Table 1.

TANSO-FTS specifications

BandBand 1Band 2Band 3Band 4
PolarizationP, SP, SP, S-
Wavelength0.75-0.78 μm1.56-1.73 μm1.92-2.09 μm5.5-14.3 μm
Target gasesO2CO2, CH4CO2CO2, CH4, O3
Spectral resolution0.5 cm-10.2 cm-10.2 cm-10.2 cm-1
SNR> 300> 300> 300> 300
Time resolution4 sec / interferogram (5-point observation cross track)
Spatial resolution10.5 km (nadir view at sub-satellite)
Swath width750 km (5-point observation cross track)

Fig. 1.

TANSO-FTS and CAI on GOSAT

00218_PSISDG10565_105651K_page_2_1.jpg

Fig. 2.

TANSO-FTS spectral radiances observed over Tsukuba, Japan on April 23, 2009

00218_PSISDG10565_105651K_page_3_1.jpg

III.

GOSAT OPERATION

The TANSO operation on GOSAT orbit is illustrated in Fig. 3. The FTS SWIR and CAI observations are operated in dayside. The FTS TIR band is operated both in dayside and nightside. As for the FTS, solar irradiance, blackbody and deep space calibrations are operated regularly for monitoring radiometric stability and the TIR radiometric calibration. The instrument line shape (ILS) calibration and nighttime observation are operated once a month. The lunar calibration is operated once a year for the FTS SWIR channels and the CAI.

Fig. 3

TANSO-FTS and CAI operations on orbit

00218_PSISDG10565_105651K_page_3_2.jpg

The TANSO-FTS operation is combined with gird observations of 5 points in cross track direction, on-orbit calibration, sunglint observations over ocean, and target observations for calibration and validation sites. Fig. 4 shows an observation pattern in daytime path. The grid observations are normally operated in global. The sunglint observation is done in oceanic glint area from satellite view within approximately +/− 20 degrees of solar zenith by continuous tracking mode. The target observation is operated for calibration and validation points regularly. The observation request of target mode by the GOSAT research PIs are coordinated and combined in the nominal operation.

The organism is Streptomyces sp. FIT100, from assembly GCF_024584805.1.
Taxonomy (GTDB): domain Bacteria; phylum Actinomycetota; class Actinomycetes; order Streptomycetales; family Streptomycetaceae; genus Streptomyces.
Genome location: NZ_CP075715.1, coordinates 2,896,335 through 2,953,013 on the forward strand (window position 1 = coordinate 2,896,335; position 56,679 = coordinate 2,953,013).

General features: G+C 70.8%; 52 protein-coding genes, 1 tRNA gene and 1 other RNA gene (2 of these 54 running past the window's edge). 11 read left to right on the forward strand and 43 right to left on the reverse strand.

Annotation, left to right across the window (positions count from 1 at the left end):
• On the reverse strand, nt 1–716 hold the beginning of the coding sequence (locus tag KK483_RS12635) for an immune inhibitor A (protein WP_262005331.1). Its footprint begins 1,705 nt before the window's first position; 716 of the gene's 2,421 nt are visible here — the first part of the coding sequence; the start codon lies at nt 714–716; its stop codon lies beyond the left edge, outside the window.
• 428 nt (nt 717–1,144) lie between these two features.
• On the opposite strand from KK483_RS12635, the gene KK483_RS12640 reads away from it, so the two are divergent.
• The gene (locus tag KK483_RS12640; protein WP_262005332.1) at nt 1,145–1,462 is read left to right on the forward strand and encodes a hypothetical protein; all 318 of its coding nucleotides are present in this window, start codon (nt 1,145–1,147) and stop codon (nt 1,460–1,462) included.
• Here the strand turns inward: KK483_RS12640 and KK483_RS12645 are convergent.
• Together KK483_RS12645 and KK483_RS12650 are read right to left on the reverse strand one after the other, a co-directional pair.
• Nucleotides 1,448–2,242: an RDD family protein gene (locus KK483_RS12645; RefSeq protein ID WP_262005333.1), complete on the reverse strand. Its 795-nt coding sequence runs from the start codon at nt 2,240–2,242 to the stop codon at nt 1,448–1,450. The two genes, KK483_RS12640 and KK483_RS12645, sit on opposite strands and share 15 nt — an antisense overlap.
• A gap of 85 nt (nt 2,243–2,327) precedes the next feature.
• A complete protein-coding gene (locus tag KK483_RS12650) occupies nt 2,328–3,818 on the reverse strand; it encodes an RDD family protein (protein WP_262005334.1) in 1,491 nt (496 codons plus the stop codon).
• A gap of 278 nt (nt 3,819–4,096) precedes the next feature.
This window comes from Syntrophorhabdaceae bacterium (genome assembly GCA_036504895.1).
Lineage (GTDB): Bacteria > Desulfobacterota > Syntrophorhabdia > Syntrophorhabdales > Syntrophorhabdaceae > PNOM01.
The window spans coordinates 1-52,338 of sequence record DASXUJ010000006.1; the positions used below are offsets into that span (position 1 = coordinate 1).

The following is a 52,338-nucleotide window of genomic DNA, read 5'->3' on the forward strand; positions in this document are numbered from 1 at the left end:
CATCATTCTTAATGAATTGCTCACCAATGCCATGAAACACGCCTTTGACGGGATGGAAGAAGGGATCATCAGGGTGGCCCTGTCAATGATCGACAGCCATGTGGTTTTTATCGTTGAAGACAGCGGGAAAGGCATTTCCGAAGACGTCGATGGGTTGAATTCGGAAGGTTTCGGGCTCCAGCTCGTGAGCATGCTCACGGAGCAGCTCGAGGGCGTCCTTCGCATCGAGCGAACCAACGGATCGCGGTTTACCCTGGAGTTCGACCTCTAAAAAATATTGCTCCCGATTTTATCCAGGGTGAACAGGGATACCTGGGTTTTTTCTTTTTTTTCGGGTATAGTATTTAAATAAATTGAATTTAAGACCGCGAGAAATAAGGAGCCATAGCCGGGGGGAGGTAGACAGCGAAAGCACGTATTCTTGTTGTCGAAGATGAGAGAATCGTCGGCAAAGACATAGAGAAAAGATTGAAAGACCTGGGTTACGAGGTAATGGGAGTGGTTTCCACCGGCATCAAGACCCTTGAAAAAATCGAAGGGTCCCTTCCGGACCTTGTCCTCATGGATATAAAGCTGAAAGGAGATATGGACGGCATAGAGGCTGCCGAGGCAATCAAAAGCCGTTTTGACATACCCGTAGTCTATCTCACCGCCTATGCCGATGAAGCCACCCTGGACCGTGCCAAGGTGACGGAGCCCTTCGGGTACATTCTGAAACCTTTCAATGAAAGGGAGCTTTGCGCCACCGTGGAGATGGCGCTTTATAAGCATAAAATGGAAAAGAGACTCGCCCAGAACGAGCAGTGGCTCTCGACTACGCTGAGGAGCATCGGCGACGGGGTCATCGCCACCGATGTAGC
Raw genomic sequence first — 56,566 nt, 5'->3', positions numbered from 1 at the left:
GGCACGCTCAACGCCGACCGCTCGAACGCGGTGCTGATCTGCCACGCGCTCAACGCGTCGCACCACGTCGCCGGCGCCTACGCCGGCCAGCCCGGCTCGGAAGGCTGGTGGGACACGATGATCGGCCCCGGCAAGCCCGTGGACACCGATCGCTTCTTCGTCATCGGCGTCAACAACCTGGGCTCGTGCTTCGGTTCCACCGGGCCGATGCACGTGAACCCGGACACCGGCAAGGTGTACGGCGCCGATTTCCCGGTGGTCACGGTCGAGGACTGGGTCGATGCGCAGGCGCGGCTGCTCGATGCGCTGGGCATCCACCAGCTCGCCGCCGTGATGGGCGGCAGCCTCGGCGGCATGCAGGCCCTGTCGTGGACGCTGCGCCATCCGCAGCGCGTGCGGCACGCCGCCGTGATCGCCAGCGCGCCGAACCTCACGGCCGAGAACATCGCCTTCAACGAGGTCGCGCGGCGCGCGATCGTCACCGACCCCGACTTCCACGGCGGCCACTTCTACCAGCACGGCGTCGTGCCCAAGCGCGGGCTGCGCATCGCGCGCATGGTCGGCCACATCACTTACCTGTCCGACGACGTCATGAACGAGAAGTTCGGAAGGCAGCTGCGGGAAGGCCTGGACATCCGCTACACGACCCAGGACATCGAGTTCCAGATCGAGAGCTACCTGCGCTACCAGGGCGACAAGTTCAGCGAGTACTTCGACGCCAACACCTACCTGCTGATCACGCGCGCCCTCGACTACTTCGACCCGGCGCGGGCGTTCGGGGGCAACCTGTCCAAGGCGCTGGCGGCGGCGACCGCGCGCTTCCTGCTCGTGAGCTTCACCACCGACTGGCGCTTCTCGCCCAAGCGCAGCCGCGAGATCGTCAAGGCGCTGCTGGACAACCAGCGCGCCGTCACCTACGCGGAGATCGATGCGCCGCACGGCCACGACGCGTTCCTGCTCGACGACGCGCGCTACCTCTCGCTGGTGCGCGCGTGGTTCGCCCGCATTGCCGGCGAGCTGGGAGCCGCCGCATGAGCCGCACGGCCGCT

Fig. 4.

FTS observation pattern with CAI browse image on June 5, 2010 in daytime path

00218_PSISDG10565_105651K_page_4_1.jpg

IV.

ON-ORBIT PERFORMANCE OF TANSO-FTS

On-orbit performance is evaluated for spectral, radiometric, and geometric characteristics by monitoring onboard calibration data and comparison with reference data.

The ILS of spectral characteristics is a significant parameter of the FTS. The ILS calibration by using 1.55 micron onboard laser is operated once a month for Band 2 P and S. Fig. 5 shows the ILS calibrations over one year from the launch. It is confirmed they are not significantly changed on orbit.

Fig. 5.

ILS calibrations of Band 2 P and S by 1.55 micron on-board laser in one year

00218_PSISDG10565_105651K_page_4_2.jpg

Radiometric accuracies of the SWIR channels are evaluated by analysis of the on-orbit solar irradiance calibration by comparison with the Kurucz solar model [3]. The onboard solar irradiance data is acquired after reflection of the spectralon diffuser. The radiometric sensitivity is evaluated by the back surface of diffuser, which is operated once a month with less exposure of solar light. Fig. 6 shows the radiometric sensitivity degradation estimated from the solar irradiance calibration. The result is after the correction of solar distance and incident angle to the diffuser in each data. However, there is a trend corresponding to the incident angle, which means there is an anisotropic reflective property of the diffuser surface. The Band 1 and 2 are respectively degraded in 5 % and 2 % sensitivity just after the launch. The Band 1 is degraded in 5 % in one year after the launch and band 2 and 3 in 2 %.